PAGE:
Over the last years, a sea change has taken place, and not only has the canon expanded—and shifted—to include works by artists from many other parts of the world that came under British dominion or were deeply affected by the Empire, but also by artists of more diverse racial backgrounds and genders. The sense of the West’s ownership of the world on the part of historians of British art has been altered dramatically, and standard practice now insists that even the most traditionally canonical works must be reinterpreted from a global vantage point, and in terms of much larger and more challenging histories.
JTP: What is a favorite memory—perhaps one that is less well-known—from your time there?
AM: My fond memories from my years at the YCBA—and the PMC—are innumerable, and it is extremely difficult to select a favorite. However, one program stands out as particularly memorable for me personally. In July of 2005, the YCBA co-organized a conference entitled, “Ways of Making and Knowing: The Material Culture of Empirical Knowledge,” with the PMC and the Wellcome Trust Center/Centre for the History of Medicine at University College London (UCL).
My co-conveners were close associates in the history of science: Pamela Smith, who is the Seth Low Professor of History at Columbia University, and Harold Cook, who, at that time, was director of the Wellcome Trust Center and now is the John F. Nickoll Professor History at Brown University. Beginning with a series of discussions at the Huntington, we planned an interdisciplinary conversation about the material construction of knowledge, examining how artisans and other makers of things informed the ways in which the natural world came to be understood in the West, from the sixteenth-century through the nineteenth. Exploring the relationship between two spheres traditionally understood to be distinct—practical and theoretical knowledge, the lectures and demonstrations were given by the seventy presenters, including art historians and historians of material culture, historians of science, artists, and craftspeople.
The program took place over five days, at sites across London ranging from the Chelsea Physic Garden, the Enlightenment Gallery at the British Museum, the Royal Botanical Gardens at Kew, the Natural History Museum, the Linnean Society, the V&A, and Painshill Park, in Surrey. This experimental program included as many object-study sessions and hands-on making workshops as formal papers, interrogating how the use of natural materials in the processes of making yielded the most profound understanding of nature, feeding science as much as technical knowledge in exciting new ways. A selection of the papers appeared under the title of the conference, in the Bard Graduate Center’s series Cultural Histories of the Material World, published by the University of Michigan Press in 2014. I must say that the support of Brian Allen, at that time the splendid and long-serving Director of Studies of the PMC with whom I had the honor of working closely for ten years, was a special pleasure.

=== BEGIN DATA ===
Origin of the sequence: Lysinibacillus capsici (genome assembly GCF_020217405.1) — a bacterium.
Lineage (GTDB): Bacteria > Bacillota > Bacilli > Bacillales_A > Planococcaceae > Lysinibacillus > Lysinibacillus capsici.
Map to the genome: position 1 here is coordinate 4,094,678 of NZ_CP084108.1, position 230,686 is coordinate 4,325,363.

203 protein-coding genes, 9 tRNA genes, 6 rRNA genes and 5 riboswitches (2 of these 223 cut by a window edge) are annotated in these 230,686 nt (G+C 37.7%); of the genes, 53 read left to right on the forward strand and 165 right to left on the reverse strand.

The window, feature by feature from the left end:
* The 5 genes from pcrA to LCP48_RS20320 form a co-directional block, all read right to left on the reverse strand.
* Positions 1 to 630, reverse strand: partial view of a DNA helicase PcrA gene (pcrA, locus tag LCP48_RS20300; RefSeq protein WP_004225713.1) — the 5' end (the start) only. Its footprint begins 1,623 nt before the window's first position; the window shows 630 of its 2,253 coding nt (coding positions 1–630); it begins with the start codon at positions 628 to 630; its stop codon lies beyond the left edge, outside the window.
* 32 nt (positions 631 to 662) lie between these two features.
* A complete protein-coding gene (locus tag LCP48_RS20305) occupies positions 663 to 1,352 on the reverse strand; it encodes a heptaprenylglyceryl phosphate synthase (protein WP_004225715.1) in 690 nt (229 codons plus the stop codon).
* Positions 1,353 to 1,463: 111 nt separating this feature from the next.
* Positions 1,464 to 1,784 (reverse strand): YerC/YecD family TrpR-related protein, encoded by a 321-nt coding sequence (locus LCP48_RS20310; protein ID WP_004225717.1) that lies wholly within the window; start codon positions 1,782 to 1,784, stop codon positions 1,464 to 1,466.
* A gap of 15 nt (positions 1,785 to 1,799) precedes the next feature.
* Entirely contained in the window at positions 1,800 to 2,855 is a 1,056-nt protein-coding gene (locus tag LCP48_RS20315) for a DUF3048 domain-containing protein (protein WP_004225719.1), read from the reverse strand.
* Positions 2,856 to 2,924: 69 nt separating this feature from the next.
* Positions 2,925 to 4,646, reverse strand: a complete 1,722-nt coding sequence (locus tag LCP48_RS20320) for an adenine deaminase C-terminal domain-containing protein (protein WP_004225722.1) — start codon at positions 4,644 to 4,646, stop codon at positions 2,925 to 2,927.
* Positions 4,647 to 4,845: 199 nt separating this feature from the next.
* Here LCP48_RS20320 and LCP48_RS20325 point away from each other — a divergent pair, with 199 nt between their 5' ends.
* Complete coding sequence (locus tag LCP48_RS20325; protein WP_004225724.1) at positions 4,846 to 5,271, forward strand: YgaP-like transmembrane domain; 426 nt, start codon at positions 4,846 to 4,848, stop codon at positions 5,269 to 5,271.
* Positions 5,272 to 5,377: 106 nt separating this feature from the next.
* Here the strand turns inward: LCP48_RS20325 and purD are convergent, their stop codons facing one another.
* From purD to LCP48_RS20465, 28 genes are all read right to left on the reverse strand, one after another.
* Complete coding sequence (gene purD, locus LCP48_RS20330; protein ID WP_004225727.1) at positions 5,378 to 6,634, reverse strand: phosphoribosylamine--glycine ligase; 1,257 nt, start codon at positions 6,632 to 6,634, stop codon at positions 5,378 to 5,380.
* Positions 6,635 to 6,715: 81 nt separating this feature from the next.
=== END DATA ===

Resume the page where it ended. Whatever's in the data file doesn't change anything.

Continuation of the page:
I also remember with great fondness working with Joanna Marschner, Senior Curator at Kensington Palace, on Enlightened Princesses: Caroline, Augusta, Charlotte, and the Shaping of the Modern World, an exhibition co-organized by the YCBA and Historic Royal Palaces, with the support of the PMC, that was mounted in New Haven and London in 2017. Our mutual interest in women and patronage, particularly in relation to the natural sciences, found its expression in this project, and we look forward to working together on the subject long into the future.
JTP: What is a resource at the YCBA that you think people don’t often know about, but should?
AM: The collection of British art at the YCBA is renowned as the largest and finest outside the UK, comprising over 2,000 paintings; 20,000 drawings and watercolors; 45,000 prints and photographs; and several hundred pieces of sculpture. Much less well known is the institution’s truly glorious rare book and manuscript collection. The Center’s founder, Paul Mellon, began his life as a collector in this field, and over his lifetime he amassed one of the greatest collections formed in the twentieth century, comprising approximately 35,000 titles. Mr. Mellon focused in part on British illustrated books, acquiring the renowned J.R. Abbey collection of British color plate books, which serves as the touchstone for all other collections of this kind. Other major parts of the collection include drawing manuals, sporting books and manuscripts, early maps and atlases, early printed books by Caxton and his contemporaries, and archival and manuscript material relating to British artists, writers, and travelers of all periods.The Center’s Chief Curator of Rare Books and Manuscripts, Elisabeth Fairman, and her extraordinary colleagues, have augmented Mr. Mellon’s collections in remarkable ways over the decades, and have brought to the Center a singularly important collection of private press and contemporary artists’ books, as well. These works are available online through the Center’s website, where they can be searched seamlessly with related objects in the YCBA’s art collections. They also can be found through the Yale Library system’s online catalogue, ORBIS, which will lead users to the university’s other rare book and manuscript collections. The Center’s archives can be searched through “Archives at Yale,” which provides detailed descriptions of the individual archival collections and directs users to other archival collections at the university.